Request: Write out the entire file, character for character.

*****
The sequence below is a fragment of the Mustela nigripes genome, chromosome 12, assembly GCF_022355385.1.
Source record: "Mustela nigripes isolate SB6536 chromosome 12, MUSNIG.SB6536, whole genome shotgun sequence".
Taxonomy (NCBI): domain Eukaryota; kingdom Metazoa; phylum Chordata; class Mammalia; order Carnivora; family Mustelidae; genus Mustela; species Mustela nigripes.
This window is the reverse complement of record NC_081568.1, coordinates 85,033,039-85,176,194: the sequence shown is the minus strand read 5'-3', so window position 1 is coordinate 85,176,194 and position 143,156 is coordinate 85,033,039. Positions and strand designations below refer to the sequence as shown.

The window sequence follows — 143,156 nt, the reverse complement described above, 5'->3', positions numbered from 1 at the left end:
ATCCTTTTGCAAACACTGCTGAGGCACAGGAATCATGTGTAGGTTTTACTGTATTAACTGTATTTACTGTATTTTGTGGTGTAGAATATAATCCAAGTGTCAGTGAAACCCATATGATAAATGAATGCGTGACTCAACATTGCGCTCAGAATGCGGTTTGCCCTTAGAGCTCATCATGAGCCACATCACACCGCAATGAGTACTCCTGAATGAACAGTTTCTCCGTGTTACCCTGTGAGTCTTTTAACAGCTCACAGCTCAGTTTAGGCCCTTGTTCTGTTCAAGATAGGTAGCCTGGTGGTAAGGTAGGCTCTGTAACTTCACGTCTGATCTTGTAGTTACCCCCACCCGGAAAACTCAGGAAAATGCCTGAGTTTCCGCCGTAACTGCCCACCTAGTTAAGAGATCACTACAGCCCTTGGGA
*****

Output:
The sequence below is a fragment of the Mustela nigripes genome, chromosome 12, assembly GCF_022355385.1.
Source record: "Mustela nigripes isolate SB6536 chromosome 12, MUSNIG.SB6536, whole genome shotgun sequence".
Taxonomy (NCBI): domain Eukaryota; kingdom Metazoa; phylum Chordata; class Mammalia; order Carnivora; family Mustelidae; genus Mustela; species Mustela nigripes.
This window is the reverse complement of record NC_081568.1, coordinates 85,033,039-85,176,194: the sequence shown is the minus strand read 5'-3', so window position 1 is coordinate 85,176,194 and position 143,156 is coordinate 85,033,039. Positions and strand designations below refer to the sequence as shown.

The window sequence follows — 143,156 nt, the reverse complement described above, 5'->3', positions numbered from 1 at the left end:
ATCCTTTTGCAAACACTGCTGAGGCACAGGAATCATGTGTAGGTTTTACTGTATTAACTGTATTTACTGTATTTTGTGGTGTAGAATATAATCCAAGTGTCAGTGAAACCCATATGATAAATGAATGCGTGACTCAACATTGCGCTCAGAATGCGGTTTGCCCTTAGAGCTCATCATGAGCCACATCACACCGCAATGAGTACTCCTGAATGAACAGTTTCTCCGTGTTACCCTGTGAGTCTTTTAACAGCTCACAGCTCAGTTTAGGCCCTTGTTCTGTTCAAGATAGGTAGCCTGGTGGTAAGGTAGGCTCTGTAACTTCACGTCTGATCTTGTAGTTACCCCCACCCGGAAAACTCAGGAAAATGCCTGAGTTTCCGCCGTAACTGCCCACCTAGTTAAGAGATCACTACAGCCCTTGGGA